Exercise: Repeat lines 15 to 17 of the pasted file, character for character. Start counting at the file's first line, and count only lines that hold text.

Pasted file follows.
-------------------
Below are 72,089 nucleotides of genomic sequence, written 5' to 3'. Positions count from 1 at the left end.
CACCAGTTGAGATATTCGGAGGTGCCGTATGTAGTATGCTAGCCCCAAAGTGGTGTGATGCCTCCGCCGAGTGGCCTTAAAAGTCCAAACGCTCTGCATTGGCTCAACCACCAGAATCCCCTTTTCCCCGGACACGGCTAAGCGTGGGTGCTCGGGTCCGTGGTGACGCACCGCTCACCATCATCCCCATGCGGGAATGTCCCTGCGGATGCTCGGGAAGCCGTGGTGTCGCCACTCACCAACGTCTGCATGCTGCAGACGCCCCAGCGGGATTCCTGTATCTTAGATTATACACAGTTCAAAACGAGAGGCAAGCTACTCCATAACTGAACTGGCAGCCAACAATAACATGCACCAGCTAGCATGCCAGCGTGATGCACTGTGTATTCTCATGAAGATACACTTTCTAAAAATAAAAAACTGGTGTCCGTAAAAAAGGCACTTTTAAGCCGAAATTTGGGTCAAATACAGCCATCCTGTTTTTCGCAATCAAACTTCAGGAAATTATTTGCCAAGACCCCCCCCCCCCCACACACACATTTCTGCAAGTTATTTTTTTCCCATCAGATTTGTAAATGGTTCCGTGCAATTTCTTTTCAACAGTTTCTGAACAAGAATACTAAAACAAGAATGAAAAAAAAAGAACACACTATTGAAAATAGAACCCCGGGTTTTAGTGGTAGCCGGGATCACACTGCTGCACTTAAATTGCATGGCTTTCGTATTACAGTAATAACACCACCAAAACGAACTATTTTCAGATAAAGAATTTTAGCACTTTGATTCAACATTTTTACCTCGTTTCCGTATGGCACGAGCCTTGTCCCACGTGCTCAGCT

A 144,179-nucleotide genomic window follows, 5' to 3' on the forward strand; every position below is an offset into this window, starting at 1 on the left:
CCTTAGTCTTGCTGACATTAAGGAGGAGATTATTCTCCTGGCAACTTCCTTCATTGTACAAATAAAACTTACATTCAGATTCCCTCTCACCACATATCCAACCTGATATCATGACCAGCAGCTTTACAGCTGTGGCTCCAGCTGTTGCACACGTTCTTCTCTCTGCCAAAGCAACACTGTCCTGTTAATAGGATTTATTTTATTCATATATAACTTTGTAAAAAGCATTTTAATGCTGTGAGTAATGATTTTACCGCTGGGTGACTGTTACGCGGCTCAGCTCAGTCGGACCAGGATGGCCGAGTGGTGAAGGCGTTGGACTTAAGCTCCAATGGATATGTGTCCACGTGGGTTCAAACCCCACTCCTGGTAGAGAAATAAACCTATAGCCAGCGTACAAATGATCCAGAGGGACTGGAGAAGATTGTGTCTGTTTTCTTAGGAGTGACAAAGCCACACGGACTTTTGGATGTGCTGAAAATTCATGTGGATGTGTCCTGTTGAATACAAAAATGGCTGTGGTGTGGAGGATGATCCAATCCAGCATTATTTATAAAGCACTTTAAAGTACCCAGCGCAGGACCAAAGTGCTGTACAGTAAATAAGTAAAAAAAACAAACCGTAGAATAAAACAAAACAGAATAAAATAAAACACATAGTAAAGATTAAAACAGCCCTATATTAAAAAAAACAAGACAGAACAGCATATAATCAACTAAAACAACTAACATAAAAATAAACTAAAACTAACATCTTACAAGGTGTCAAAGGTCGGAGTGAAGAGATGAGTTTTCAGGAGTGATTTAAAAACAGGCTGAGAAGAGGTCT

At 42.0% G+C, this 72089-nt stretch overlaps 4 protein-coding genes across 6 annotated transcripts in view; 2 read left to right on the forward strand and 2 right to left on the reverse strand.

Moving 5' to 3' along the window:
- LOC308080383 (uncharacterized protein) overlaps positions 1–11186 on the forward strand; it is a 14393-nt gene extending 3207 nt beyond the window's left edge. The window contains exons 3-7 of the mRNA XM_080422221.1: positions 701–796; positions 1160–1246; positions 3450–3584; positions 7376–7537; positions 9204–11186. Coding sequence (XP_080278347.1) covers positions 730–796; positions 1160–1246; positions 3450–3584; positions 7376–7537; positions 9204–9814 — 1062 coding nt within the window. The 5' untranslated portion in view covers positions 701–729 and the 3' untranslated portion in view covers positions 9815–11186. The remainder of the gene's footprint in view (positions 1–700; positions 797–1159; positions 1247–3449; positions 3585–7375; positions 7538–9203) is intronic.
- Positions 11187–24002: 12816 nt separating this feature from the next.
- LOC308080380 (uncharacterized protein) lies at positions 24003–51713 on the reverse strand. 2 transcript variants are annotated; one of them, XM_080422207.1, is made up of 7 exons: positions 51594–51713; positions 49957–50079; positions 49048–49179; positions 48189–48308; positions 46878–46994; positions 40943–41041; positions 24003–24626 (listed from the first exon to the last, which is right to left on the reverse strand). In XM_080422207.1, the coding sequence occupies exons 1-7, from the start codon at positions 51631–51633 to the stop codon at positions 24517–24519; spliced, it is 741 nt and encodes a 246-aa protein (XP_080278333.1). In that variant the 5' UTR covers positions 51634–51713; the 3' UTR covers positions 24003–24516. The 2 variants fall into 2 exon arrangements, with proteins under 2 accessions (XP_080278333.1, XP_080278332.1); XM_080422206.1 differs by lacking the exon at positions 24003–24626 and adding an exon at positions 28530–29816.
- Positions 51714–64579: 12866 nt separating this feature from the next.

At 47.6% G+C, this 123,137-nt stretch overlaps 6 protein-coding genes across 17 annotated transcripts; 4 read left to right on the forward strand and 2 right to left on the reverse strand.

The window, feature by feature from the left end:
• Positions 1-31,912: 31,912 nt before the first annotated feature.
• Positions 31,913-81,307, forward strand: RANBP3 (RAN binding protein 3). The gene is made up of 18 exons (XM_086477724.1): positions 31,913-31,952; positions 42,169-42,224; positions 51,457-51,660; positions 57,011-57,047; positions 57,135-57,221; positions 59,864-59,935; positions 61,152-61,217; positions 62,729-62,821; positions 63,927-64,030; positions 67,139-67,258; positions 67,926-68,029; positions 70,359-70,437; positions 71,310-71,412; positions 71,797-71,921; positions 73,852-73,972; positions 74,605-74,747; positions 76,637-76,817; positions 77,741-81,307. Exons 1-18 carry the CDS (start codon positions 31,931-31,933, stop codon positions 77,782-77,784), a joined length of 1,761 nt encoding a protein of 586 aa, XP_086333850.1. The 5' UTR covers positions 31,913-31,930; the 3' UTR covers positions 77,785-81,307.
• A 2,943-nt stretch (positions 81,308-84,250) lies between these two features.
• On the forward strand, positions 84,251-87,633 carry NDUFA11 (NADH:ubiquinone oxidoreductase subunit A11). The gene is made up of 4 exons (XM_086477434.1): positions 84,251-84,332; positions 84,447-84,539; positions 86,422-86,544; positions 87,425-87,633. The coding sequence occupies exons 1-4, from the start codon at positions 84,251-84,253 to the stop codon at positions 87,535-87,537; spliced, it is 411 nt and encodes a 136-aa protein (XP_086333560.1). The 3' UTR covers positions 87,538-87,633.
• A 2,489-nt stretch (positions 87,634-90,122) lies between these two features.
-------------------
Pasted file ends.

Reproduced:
• A 2,943-nt stretch (positions 81,308-84,250) lies between these two features.
• On the forward strand, positions 84,251-87,633 carry NDUFA11 (NADH:ubiquinone oxidoreductase subunit A11). The gene is made up of 4 exons (XM_086477434.1): positions 84,251-84,332; positions 84,447-84,539; positions 86,422-86,544; positions 87,425-87,633. The coding sequence occupies exons 1-4, from the start codon at positions 84,251-84,253 to the stop codon at positions 87,535-87,537; spliced, it is 411 nt and encodes a 136-aa protein (XP_086333560.1). The 3' UTR covers positions 87,538-87,633.
• A 2,489-nt stretch (positions 87,634-90,122) lies between these two features.